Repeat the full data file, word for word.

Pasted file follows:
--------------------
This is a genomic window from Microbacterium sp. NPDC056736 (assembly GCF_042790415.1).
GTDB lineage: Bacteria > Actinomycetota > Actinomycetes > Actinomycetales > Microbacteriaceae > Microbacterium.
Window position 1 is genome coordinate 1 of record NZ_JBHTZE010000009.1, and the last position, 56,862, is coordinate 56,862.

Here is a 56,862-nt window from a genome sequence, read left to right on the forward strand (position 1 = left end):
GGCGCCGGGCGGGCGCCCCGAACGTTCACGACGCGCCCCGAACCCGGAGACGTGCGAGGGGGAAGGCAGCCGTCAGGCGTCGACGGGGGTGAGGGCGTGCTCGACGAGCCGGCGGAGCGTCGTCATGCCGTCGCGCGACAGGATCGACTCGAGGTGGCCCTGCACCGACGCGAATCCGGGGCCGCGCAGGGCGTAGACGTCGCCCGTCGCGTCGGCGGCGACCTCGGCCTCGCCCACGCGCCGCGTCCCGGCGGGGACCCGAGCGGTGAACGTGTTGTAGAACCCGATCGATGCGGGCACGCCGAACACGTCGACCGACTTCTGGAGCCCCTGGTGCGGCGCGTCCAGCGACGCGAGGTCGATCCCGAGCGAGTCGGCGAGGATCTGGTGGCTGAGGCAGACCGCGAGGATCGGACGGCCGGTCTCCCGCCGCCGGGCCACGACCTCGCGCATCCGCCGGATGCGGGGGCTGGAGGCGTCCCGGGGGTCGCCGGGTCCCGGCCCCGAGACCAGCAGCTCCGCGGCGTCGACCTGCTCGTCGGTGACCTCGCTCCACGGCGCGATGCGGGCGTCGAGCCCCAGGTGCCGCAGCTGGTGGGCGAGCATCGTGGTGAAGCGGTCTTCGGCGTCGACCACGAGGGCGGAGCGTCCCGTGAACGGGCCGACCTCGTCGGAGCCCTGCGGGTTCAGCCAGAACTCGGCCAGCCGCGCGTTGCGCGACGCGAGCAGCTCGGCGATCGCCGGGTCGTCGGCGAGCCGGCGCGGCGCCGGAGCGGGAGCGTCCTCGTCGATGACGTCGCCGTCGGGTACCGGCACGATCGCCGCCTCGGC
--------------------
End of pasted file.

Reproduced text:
This is a genomic window from Microbacterium sp. NPDC056736 (assembly GCF_042790415.1).
GTDB lineage: Bacteria > Actinomycetota > Actinomycetes > Actinomycetales > Microbacteriaceae > Microbacterium.
Window position 1 is genome coordinate 1 of record NZ_JBHTZE010000009.1, and the last position, 56,862, is coordinate 56,862.

Here is a 56,862-nt window from a genome sequence, read left to right on the forward strand (position 1 = left end):
GGCGCCGGGCGGGCGCCCCGAACGTTCACGACGCGCCCCGAACCCGGAGACGTGCGAGGGGGAAGGCAGCCGTCAGGCGTCGACGGGGGTGAGGGCGTGCTCGACGAGCCGGCGGAGCGTCGTCATGCCGTCGCGCGACAGGATCGACTCGAGGTGGCCCTGCACCGACGCGAATCCGGGGCCGCGCAGGGCGTAGACGTCGCCCGTCGCGTCGGCGGCGACCTCGGCCTCGCCCACGCGCCGCGTCCCGGCGGGGACCCGAGCGGTGAACGTGTTGTAGAACCCGATCGATGCGGGCACGCCGAACACGTCGACCGACTTCTGGAGCCCCTGGTGCGGCGCGTCCAGCGACGCGAGGTCGATCCCGAGCGAGTCGGCGAGGATCTGGTGGCTGAGGCAGACCGCGAGGATCGGACGGCCGGTCTCCCGCCGCCGGGCCACGACCTCGCGCATCCGCCGGATGCGGGGGCTGGAGGCGTCCCGGGGGTCGCCGGGTCCCGGCCCCGAGACCAGCAGCTCCGCGGCGTCGACCTGCTCGTCGGTGACCTCGCTCCACGGCGCGATGCGGGCGTCGAGCCCCAGGTGCCGCAGCTGGTGGGCGAGCATCGTGGTGAAGCGGTCTTCGGCGTCGACCACGAGGGCGGAGCGTCCCGTGAACGGGCCGACCTCGTCGGAGCCCTGCGGGTTCAGCCAGAACTCGGCCAGCCGCGCGTTGCGCGACGCGAGCAGCTCGGCGATCGCCGGGTCGTCGGCGAGCCGGCGCGGCGCCGGAGCGGGAGCGTCCTCGTCGATGACGTCGCCGTCGGGTACCGGCACGATCGCCGCCTCGGC